This Week in Northern California, March 2007
Hold on there, Viacom, before you start counting those Google bucks. YouTube thinks you're not exactly operating in good faith:
In their opening briefs in the Viacom vs. YouTube lawsuit (which have been made public today), Viacom and plaintiffs claim that YouTube doesn't do enough to keep their copyrighted material off the site. We ask the judge to rule that the safe harbors in the Digital Millennium Copyright Act (the "DMCA") protect YouTube from the plaintiffs' claims. Congress enacted the DMCA to benefit the public by permitting open platforms like YouTube to flourish on the Web. It gives online services protection from copyright liability if they remove unauthorized content once they’re on notice of its existence on the site.[..]
Because content owners large and small use YouTube in so many different ways, determining a particular copyright holder’s preference or a particular uploader’s authority over a given video on YouTube is difficult at best. And in this case, it was made even harder by Viacom’s own practices.
For years, Viacom continuously and secretly uploaded its content to YouTube, even while publicly complaining about its presence there. It hired no fewer than 18 different marketing agencies to upload its content to the site. It deliberately "roughed up" the videos to make them look stolen or leaked. It opened YouTube accounts using phony email addresses. It even sent employees to Kinko's to upload clips from computers that couldn't be traced to Viacom. And in an effort to promote its own shows, as a matter of company policy Viacom routinely left up clips from shows that had been uploaded to YouTube by ordinary users. Executives as high up as the president of Comedy Central and the head of MTV Networks felt "very strongly" that clips from shows like The Daily Show and The Colbert Report should remain on YouTube.
Viacom's efforts to disguise its promotional use of YouTube worked so well that even its own employees could not keep track of everything it was posting or leaving up on the site. As a result, on countless occasions Viacom demanded the removal of clips that it had uploaded to YouTube, only to return later to sheepishly ask for their reinstatement. In fact, some of the very clips that Viacom is suing us over were actually uploaded by Viacom itself.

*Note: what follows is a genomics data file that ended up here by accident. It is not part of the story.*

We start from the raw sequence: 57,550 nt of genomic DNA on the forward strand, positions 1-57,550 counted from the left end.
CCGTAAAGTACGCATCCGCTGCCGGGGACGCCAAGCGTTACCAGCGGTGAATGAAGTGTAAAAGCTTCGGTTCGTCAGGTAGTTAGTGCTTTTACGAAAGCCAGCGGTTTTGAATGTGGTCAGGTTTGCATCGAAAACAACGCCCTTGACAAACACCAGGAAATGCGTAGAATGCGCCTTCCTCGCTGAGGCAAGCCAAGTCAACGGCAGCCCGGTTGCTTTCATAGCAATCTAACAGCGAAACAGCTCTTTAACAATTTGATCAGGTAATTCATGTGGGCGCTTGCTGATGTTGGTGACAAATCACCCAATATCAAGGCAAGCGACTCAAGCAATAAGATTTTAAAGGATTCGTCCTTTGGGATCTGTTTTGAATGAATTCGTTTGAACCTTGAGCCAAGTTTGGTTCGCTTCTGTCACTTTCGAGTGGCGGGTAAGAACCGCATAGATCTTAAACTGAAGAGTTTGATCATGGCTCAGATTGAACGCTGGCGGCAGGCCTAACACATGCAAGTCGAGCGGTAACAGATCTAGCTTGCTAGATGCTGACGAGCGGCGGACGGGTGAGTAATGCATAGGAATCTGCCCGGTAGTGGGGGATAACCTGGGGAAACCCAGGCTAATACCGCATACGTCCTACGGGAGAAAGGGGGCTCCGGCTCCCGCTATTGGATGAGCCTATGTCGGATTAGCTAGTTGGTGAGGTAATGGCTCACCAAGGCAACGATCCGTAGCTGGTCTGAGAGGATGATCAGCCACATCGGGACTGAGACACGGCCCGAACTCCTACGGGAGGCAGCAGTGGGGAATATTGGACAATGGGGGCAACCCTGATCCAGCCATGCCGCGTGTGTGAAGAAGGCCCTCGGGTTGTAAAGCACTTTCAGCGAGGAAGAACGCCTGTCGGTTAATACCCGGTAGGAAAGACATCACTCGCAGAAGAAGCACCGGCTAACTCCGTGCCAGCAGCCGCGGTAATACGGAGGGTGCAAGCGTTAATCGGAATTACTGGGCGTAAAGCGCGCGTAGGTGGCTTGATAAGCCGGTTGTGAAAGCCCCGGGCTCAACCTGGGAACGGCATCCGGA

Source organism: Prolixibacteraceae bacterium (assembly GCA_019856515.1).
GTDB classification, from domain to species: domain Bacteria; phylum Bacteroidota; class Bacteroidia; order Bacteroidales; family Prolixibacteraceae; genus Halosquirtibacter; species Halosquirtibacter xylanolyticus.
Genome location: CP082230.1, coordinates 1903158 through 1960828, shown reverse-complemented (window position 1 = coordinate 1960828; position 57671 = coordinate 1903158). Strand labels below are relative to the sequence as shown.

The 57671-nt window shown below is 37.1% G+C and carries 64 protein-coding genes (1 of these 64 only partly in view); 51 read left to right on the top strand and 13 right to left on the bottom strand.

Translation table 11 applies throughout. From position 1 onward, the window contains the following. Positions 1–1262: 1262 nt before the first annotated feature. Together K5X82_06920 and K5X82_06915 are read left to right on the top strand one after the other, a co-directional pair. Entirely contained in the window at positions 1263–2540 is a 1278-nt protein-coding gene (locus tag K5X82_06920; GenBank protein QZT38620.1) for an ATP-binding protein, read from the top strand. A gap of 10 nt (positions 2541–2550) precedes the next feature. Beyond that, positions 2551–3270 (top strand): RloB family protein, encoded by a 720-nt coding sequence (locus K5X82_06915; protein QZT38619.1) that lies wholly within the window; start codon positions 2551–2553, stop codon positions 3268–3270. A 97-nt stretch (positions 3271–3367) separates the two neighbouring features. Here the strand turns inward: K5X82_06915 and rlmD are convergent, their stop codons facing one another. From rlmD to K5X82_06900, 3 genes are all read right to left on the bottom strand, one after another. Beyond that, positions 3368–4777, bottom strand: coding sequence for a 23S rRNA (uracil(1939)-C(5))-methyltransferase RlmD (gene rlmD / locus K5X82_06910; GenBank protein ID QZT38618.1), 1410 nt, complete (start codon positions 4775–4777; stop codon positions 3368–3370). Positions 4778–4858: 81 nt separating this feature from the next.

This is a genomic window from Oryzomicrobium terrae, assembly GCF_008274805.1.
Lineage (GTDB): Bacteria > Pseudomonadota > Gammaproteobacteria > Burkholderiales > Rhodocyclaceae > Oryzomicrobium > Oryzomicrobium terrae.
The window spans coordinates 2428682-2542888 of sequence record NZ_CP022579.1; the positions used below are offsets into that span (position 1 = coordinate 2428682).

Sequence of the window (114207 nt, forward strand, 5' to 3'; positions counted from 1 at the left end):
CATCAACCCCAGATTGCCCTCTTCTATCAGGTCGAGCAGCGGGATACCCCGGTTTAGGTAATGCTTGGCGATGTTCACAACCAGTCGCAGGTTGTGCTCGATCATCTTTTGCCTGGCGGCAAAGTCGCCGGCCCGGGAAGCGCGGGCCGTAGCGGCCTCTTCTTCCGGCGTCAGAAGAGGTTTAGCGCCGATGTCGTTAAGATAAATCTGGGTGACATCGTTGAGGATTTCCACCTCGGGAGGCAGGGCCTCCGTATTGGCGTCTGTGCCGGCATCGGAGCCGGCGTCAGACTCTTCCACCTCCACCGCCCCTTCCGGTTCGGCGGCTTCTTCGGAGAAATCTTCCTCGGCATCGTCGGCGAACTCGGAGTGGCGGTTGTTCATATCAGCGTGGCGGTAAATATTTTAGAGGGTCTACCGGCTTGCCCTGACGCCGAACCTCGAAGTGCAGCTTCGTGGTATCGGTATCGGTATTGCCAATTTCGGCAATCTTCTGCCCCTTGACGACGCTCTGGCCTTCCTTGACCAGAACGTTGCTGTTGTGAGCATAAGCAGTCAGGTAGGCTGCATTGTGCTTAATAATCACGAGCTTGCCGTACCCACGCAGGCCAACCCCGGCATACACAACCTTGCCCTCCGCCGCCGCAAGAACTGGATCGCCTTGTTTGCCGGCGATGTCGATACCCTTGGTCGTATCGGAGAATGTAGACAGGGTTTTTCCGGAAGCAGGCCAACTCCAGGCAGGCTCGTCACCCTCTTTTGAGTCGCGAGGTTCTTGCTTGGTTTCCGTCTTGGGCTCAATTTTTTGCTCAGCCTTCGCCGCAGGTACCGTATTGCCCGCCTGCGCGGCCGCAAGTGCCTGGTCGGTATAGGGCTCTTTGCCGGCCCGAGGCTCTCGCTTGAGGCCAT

Ooh, now that's a little incriminating. We've had our own run-ins with Viacom and almost every one of our video crew have battled against YouTube as well, so really we have no dog in this fight. Fair Use is an issue that is ill-defined in the brave new world of blogs and user-created videos. It is worth noting that Viacom also tried to purchase YouTube less than a year before suing them. And in fairness, at least one YouTube executive appeared to have a fairly cavalier attitude towards copyrights:
(A)n e-mail exchange among YouTube co-founders Chad Hurley, Steve Chen and Jawed Karim showed there were in-house copyright abuses.
"Jawed, please stop putting stolen videos on the site," Chen wrote in the July 19, 2005, e-mail. "We're going to have a tough time defending the fact that we're not liable for the copyrighted material on the site because we didn't put it up when one of the co-founders is blatantly stealing content from other sites and trying to get everyone to see it."
In a statement after the documents were unsealed, YouTube said Chen's e-mail was referring to some aviation videos that had been making the rounds on the Web. "The exchange has nothing to do with supposed piracy of media content," YouTube said.